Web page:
Big changes also happen in times of stillness, even though you may think that working hard at something is the only way to see results. Working at your life, facing old habits, problems, hurts and old set beliefs, may seem like an almighty task, huge and laborious. But bringing changes to your existence and experiences does not always entail battling against the storm. The times of stillness can be as powerful as the times of full-on action. Times of calm also bring results.

I’ve always loved sport and keeping fit; my biggest passion has always been dancing. When I was a teenager, I loved being part of the volleyball team that represented my own district in Paris. The training was constant, encouraging each other and pushing ourselves to be better all the time. It was intense, but that’s how we believed we created positive results.

But at school I was also a long distance runner. For this, I had to deploy a different set of skills. Endurance, patience with myself, the ability to keep calm and focus. I had to pace myself, focus on my breathing and just keep going. Some of the way was challenging: hilly, uneven, bumpy, the ground could be hard at times, muddy other times. And then around the corner, flat land, smooth ground, for which I was grateful, allowing me to recover and take a breather. I continued running, of course, covering more track faster because the ground was easier.

You don’t have to wrestle a problem to the ground, in order to get results

Life can feel like being a long distance runner. When I started making changes in my life, it was full-on action. Working on my set of old beliefs, my issues, my hurts, depression, all the difficulties I was experiencing. Un-learning in order to learn new habits, new truths, putting them into action; and sometimes I was unsure if progress was really taking place, but I wrestled on.

I expected battling a storm each time I visited my mentor. I expected that each session would bring a major revelation about me, learning something new and having to fight it to the ground until I witnessed some progress.

The truth is that I did hit a plateau on many occasions. After a period of intensity came the calm. I believed those times to be unhelpful, lazy, a waste of my sessions, even useless. Not having much to reveal, or on which to work, seemed like I was wasting my time and that of my therapist. Yet, each time I left her, I felt something had moved. The time that elapsed between one of those ‘calm’ sessions and the next, was a time of recovery, soothing and beneficial. I was able to take a breather and allow myself to notice the changes taking place.

I learnt to  be still in the present. No focusing on the past and no worrying about the future. I didn’t fight any concept, old habits, voices in my head. I simply stood in the moment, revelling in the fact that my life was truly changing.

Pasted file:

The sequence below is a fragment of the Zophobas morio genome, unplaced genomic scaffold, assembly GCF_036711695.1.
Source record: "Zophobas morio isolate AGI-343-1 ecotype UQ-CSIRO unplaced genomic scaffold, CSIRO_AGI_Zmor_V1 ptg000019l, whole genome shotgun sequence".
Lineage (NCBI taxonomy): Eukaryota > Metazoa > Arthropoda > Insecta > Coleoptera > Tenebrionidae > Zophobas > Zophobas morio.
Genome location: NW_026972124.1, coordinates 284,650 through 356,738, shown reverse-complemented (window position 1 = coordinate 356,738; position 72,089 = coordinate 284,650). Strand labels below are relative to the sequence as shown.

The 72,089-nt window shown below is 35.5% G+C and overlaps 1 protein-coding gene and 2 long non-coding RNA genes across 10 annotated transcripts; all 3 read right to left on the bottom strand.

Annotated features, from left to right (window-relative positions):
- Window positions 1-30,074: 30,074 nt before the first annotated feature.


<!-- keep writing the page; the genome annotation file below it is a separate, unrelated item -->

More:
I no longer believe that when not much happens around me, that nothing is happening.

As you work on your life, creating new habits for yourself, new beliefs, healing hurts or even noticing the good, appreciate the times of calmness. They teach you as much as the times you are wrestling with your problems. It is after the storm, when the calm comes that you realise how strong you have been.

My attitude is not to wrestle any longer. I do not battle a problem to the ground, thinking that to make big changes i have to go in with big boots and a sledge hammer and beat the heck out of it.

I no longer believe that when not much happens around me, that nothing is happening. On the contrary, when you allow yourself to be still and stop thinking so much about the problem, you are moving towards the solution more than you think, and you are allowing what you have learnt to unravel.

Feel secure in the knowledge that when you ask the Universe, it is already providing and delivering what you need, in various ways and through various sources. It is for you to walk the way or run the easier part of the track, expecting for the solution to be revealed to you.

As a teacher of languages, I explain this concept too. Children need a time of calmness, a break from being bombarded with new information in order to absorb and store new knowledge in their long term memory. Our education system encourages us to believe that ‘new knowledge’ must absolutely take place each lesson for it to be considered a good lesson. But I disagree. Knowledge needs to be allowed to move from short term memory to long term memory. For this to happen, a time of stillness is necessary on occasions. Children know when they are ready for new knowledge, and when you allow them to come to you, what you teach them has a deeper impact.

Life is a mixture of sprint, endurance, team work and at times you need to do it alone.

Be patient when you are walking this part of the track. Not everything needs to look like a full-on action packed episode, to show that you are dealing with issues in your life, that you are learning how to cope or to be stronger, happier.

When you are prepared to run the distance, you need to allow yourself to be still at times. Enjoy and know that those moments are vital for the healing to take place. If you have always been a sprinter, facing problems head on and rushing around to get things done, working hard and long hours on everything because you believe that is the characteristic of a strong person, then re-think it.

Life is a mixture of sprint, endurance, team work, and at times you need to do it alone. You need a different set of skills for every part of the track. You are doing well, you are getting there, and the Universe is with You because you are loved and special. You do not have to work hard at everything. Appreciate your efforts and love your times of stillness.

Eva xox